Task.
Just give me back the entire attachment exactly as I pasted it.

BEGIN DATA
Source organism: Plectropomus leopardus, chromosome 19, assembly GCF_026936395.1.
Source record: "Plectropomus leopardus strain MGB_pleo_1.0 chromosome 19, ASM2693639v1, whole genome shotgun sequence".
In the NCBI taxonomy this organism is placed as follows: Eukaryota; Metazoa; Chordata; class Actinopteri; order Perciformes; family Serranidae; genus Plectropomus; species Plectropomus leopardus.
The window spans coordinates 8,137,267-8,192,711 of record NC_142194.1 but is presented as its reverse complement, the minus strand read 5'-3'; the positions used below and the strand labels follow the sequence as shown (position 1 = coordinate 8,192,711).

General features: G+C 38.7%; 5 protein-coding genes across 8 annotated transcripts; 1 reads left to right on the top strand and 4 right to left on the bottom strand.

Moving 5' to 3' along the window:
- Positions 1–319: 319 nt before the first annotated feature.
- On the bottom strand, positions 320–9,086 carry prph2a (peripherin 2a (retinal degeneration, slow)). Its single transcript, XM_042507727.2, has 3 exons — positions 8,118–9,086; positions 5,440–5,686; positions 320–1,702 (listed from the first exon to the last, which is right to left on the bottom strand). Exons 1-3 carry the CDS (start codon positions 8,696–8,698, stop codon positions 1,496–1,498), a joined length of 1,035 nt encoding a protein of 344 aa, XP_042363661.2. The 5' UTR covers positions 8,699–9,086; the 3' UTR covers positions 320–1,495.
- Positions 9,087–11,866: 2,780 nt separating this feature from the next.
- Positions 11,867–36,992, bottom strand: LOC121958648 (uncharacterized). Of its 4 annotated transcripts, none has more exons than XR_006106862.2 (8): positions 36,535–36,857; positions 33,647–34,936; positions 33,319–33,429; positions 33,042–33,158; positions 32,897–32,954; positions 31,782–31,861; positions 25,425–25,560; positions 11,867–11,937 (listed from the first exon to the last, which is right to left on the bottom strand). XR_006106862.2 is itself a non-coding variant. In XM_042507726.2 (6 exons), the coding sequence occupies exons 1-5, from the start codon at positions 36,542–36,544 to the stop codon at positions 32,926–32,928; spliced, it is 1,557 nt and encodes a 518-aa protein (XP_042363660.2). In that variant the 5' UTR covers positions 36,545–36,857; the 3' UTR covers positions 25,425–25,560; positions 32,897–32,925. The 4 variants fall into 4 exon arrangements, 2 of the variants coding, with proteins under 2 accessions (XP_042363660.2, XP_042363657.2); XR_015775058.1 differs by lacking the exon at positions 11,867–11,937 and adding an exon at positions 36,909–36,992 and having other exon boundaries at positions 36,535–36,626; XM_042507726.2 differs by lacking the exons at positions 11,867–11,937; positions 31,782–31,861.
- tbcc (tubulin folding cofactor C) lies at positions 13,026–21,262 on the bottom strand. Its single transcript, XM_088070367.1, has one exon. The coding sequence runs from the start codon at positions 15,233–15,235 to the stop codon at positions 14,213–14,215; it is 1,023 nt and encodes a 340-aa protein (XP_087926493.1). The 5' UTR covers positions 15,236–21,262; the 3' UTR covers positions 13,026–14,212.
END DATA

Source organism: Plectropomus leopardus, chromosome 19, assembly GCF_026936395.1.
Source record: "Plectropomus leopardus strain MGB_pleo_1.0 chromosome 19, ASM2693639v1, whole genome shotgun sequence".
In the NCBI taxonomy this organism is placed as follows: Eukaryota; Metazoa; Chordata; class Actinopteri; order Perciformes; family Serranidae; genus Plectropomus; species Plectropomus leopardus.
The window spans coordinates 8,137,267-8,192,711 of record NC_142194.1 but is presented as its reverse complement, the minus strand read 5'-3'; the positions used below and the strand labels follow the sequence as shown (position 1 = coordinate 8,192,711).

General features: G+C 38.7%; 5 protein-coding genes across 8 annotated transcripts; 1 reads left to right on the top strand and 4 right to left on the bottom strand.

Moving 5' to 3' along the window:
- Positions 1–319: 319 nt before the first annotated feature.
- On the bottom strand, positions 320–9,086 carry prph2a (peripherin 2a (retinal degeneration, slow)). Its single transcript, XM_042507727.2, has 3 exons — positions 8,118–9,086; positions 5,440–5,686; positions 320–1,702 (listed from the first exon to the last, which is right to left on the bottom strand). Exons 1-3 carry the CDS (start codon positions 8,696–8,698, stop codon positions 1,496–1,498), a joined length of 1,035 nt encoding a protein of 344 aa, XP_042363661.2. The 5' UTR covers positions 8,699–9,086; the 3' UTR covers positions 320–1,495.
- Positions 9,087–11,866: 2,780 nt separating this feature from the next.
- Positions 11,867–36,992, bottom strand: LOC121958648 (uncharacterized). Of its 4 annotated transcripts, none has more exons than XR_006106862.2 (8): positions 36,535–36,857; positions 33,647–34,936; positions 33,319–33,429; positions 33,042–33,158; positions 32,897–32,954; positions 31,782–31,861; positions 25,425–25,560; positions 11,867–11,937 (listed from the first exon to the last, which is right to left on the bottom strand). XR_006106862.2 is itself a non-coding variant. In XM_042507726.2 (6 exons), the coding sequence occupies exons 1-5, from the start codon at positions 36,542–36,544 to the stop codon at positions 32,926–32,928; spliced, it is 1,557 nt and encodes a 518-aa protein (XP_042363660.2). In that variant the 5' UTR covers positions 36,545–36,857; the 3' UTR covers positions 25,425–25,560; positions 32,897–32,925. The 4 variants fall into 4 exon arrangements, 2 of the variants coding, with proteins under 2 accessions (XP_042363660.2, XP_042363657.2); XR_015775058.1 differs by lacking the exon at positions 11,867–11,937 and adding an exon at positions 36,909–36,992 and having other exon boundaries at positions 36,535–36,626; XM_042507726.2 differs by lacking the exons at positions 11,867–11,937; positions 31,782–31,861.
- tbcc (tubulin folding cofactor C) lies at positions 13,026–21,262 on the bottom strand. Its single transcript, XM_088070367.1, has one exon. The coding sequence runs from the start codon at positions 15,233–15,235 to the stop codon at positions 14,213–14,215; it is 1,023 nt and encodes a 340-aa protein (XP_087926493.1). The 5' UTR covers positions 15,236–21,262; the 3' UTR covers positions 13,026–14,212.